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Update Takes Long Time to Complete!?

P: n/a
Hi There,

I have an update statement to update a field of a table (~15,000,000
records). It took me around 3 hours to finish 2 weeks ago. After that
no one touched the server and no configuration changed. Until
yesterday, I re-ran it again and it took me more than 18hrs and still
not yet finished!!!

What's wrong with it? I can ran it successfully before. I have tried
two times but the result was still the same.

My SQL statement is:

update [all_sales] a
set a.accounting_month = b.accounting_month
from date_map b
where a.sales_date >= b.start_date and a.sales_date < b.end_date;

An index on [all_sales].sales_date is built successfully.
A composite index on ([date_map].start_date, [date_map].end_date) is
built successfully.

My server config is:

SQL Server 2000 with Service Pack 3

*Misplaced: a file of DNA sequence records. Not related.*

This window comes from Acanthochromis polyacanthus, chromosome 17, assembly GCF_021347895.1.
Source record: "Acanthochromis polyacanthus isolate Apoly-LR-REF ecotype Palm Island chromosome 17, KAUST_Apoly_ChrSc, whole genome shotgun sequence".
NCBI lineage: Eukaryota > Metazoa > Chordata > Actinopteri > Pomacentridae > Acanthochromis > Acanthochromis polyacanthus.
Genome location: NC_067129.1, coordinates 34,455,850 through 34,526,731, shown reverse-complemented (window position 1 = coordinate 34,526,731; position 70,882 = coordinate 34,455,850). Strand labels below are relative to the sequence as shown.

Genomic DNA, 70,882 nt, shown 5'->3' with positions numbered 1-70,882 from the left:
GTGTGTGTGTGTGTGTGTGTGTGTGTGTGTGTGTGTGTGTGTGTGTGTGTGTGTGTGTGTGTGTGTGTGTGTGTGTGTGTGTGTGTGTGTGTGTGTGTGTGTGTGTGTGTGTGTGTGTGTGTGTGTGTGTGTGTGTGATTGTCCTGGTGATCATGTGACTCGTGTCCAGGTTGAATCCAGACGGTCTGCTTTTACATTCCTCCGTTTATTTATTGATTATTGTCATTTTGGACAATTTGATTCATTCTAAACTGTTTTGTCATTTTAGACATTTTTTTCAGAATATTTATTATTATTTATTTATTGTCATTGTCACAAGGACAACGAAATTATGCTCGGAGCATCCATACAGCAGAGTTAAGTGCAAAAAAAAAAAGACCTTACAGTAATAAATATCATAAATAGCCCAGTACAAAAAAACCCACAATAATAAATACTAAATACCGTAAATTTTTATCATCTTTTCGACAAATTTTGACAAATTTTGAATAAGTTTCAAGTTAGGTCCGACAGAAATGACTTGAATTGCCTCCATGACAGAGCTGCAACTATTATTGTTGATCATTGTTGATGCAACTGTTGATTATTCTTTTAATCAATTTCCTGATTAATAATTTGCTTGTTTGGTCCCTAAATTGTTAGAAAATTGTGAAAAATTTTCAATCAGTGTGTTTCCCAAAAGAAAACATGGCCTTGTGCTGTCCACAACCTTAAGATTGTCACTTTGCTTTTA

Windows 2000 with Service Pack 4
DELL PowerEdge 6650 Server
DUAL XEON 1900MHz Processors
2G RAM
2G Page File on Drive C
2G Page File on Drive D
DELL Diagnostics on all SCSI harddisks were all PASSED.

Any experts could simly give me a help????

Thanks x 1,000,000,000
Jul 20 '05 #1
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4 Replies


P: n/a
Where is your clustered index? It might help to have it on sales date
(in this scenario, don't know if it fits the business use)

First of all make sure your statistics are up to date, you also want to
make sure the tables are not fragmented by reindexing if needed. (in
case you don't know, rebuilding the clustered index alone will
automatically rebuild all non-clustered indexes on that table)

I would try changing that composite index to two different non-clustered
indexes as the composite index could not be used in the second part of
your where condition. When you have an index on columns (a,b) you can
use the index when you say "where a = N" but the index will not be used
when you say "where b = N"

HTH

Ray Higdon MCSE, MCDBA, CCNA

*** Sent via Developersdex http://www.developersdex.com ***
Don't just participate in USENET...get rewarded for it!
Jul 20 '05 #2

P: n/a
[posted and mailed, please reply in news]

Karaoke Prince (ka************@hotmail.com) writes:
I have an update statement to update a field of a table (~15,000,000
records). It took me around 3 hours to finish 2 weeks ago. After that